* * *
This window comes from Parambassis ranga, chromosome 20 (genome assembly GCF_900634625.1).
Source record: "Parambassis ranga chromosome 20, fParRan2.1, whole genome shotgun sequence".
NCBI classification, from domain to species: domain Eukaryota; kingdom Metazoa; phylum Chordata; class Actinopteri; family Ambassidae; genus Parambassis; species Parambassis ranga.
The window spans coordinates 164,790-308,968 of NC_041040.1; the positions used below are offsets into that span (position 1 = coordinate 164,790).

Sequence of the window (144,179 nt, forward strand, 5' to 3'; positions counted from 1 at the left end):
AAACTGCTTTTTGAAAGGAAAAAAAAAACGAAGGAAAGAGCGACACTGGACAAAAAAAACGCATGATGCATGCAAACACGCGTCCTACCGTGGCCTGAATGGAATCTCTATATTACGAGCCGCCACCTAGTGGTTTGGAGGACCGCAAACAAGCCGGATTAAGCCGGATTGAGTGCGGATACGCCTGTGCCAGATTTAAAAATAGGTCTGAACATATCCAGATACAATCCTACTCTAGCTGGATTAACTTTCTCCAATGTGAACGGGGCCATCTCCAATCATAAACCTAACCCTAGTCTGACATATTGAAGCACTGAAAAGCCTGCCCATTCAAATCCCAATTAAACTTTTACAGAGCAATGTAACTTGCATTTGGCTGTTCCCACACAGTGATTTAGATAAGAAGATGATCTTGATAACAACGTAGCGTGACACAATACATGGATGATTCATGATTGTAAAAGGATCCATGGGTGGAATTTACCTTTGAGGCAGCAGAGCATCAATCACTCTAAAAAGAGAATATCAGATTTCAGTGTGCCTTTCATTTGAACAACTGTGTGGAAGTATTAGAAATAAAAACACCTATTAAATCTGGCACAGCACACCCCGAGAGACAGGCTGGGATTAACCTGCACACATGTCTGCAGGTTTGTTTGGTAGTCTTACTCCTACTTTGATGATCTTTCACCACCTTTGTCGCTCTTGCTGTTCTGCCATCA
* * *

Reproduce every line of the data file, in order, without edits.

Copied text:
This window comes from Parambassis ranga, chromosome 20 (genome assembly GCF_900634625.1).
Source record: "Parambassis ranga chromosome 20, fParRan2.1, whole genome shotgun sequence".
NCBI classification, from domain to species: domain Eukaryota; kingdom Metazoa; phylum Chordata; class Actinopteri; family Ambassidae; genus Parambassis; species Parambassis ranga.
The window spans coordinates 164,790-308,968 of NC_041040.1; the positions used below are offsets into that span (position 1 = coordinate 164,790).

Sequence of the window (144,179 nt, forward strand, 5' to 3'; positions counted from 1 at the left end):
AAACTGCTTTTTGAAAGGAAAAAAAAAACGAAGGAAAGAGCGACACTGGACAAAAAAAACGCATGATGCATGCAAACACGCGTCCTACCGTGGCCTGAATGGAATCTCTATATTACGAGCCGCCACCTAGTGGTTTGGAGGACCGCAAACAAGCCGGATTAAGCCGGATTGAGTGCGGATACGCCTGTGCCAGATTTAAAAATAGGTCTGAACATATCCAGATACAATCCTACTCTAGCTGGATTAACTTTCTCCAATGTGAACGGGGCCATCTCCAATCATAAACCTAACCCTAGTCTGACATATTGAAGCACTGAAAAGCCTGCCCATTCAAATCCCAATTAAACTTTTACAGAGCAATGTAACTTGCATTTGGCTGTTCCCACACAGTGATTTAGATAAGAAGATGATCTTGATAACAACGTAGCGTGACACAATACATGGATGATTCATGATTGTAAAAGGATCCATGGGTGGAATTTACCTTTGAGGCAGCAGAGCATCAATCACTCTAAAAAGAGAATATCAGATTTCAGTGTGCCTTTCATTTGAACAACTGTGTGGAAGTATTAGAAATAAAAACACCTATTAAATCTGGCACAGCACACCCCGAGAGACAGGCTGGGATTAACCTGCACACATGTCTGCAGGTTTGTTTGGTAGTCTTACTCCTACTTTGATGATCTTTCACCACCTTTGTCGCTCTTGCTGTTCTGCCATCA